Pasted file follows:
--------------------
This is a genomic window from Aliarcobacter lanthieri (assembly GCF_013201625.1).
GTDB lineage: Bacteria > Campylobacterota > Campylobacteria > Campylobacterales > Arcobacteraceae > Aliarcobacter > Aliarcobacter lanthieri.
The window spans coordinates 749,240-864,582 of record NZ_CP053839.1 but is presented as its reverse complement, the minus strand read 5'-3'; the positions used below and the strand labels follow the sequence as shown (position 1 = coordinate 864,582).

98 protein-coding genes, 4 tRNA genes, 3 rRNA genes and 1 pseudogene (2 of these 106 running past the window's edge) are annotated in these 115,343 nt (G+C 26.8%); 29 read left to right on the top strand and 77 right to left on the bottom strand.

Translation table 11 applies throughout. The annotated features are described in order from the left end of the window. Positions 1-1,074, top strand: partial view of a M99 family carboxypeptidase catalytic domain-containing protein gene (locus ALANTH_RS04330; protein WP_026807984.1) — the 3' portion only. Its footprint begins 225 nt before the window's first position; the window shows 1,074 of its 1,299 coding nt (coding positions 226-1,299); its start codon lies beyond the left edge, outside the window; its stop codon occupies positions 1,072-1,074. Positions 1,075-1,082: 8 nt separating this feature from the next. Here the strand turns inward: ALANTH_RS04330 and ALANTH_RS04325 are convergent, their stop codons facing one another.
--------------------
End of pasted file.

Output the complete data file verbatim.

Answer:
This is a genomic window from Aliarcobacter lanthieri (assembly GCF_013201625.1).
GTDB lineage: Bacteria > Campylobacterota > Campylobacteria > Campylobacterales > Arcobacteraceae > Aliarcobacter > Aliarcobacter lanthieri.
The window spans coordinates 749,240-864,582 of record NZ_CP053839.1 but is presented as its reverse complement, the minus strand read 5'-3'; the positions used below and the strand labels follow the sequence as shown (position 1 = coordinate 864,582).

98 protein-coding genes, 4 tRNA genes, 3 rRNA genes and 1 pseudogene (2 of these 106 running past the window's edge) are annotated in these 115,343 nt (G+C 26.8%); 29 read left to right on the top strand and 77 right to left on the bottom strand.

Translation table 11 applies throughout. The annotated features are described in order from the left end of the window. Positions 1-1,074, top strand: partial view of a M99 family carboxypeptidase catalytic domain-containing protein gene (locus ALANTH_RS04330; protein WP_026807984.1) — the 3' portion only. Its footprint begins 225 nt before the window's first position; the window shows 1,074 of its 1,299 coding nt (coding positions 226-1,299); its start codon lies beyond the left edge, outside the window; its stop codon occupies positions 1,072-1,074. Positions 1,075-1,082: 8 nt separating this feature from the next. Here the strand turns inward: ALANTH_RS04330 and ALANTH_RS04325 are convergent, their stop codons facing one another.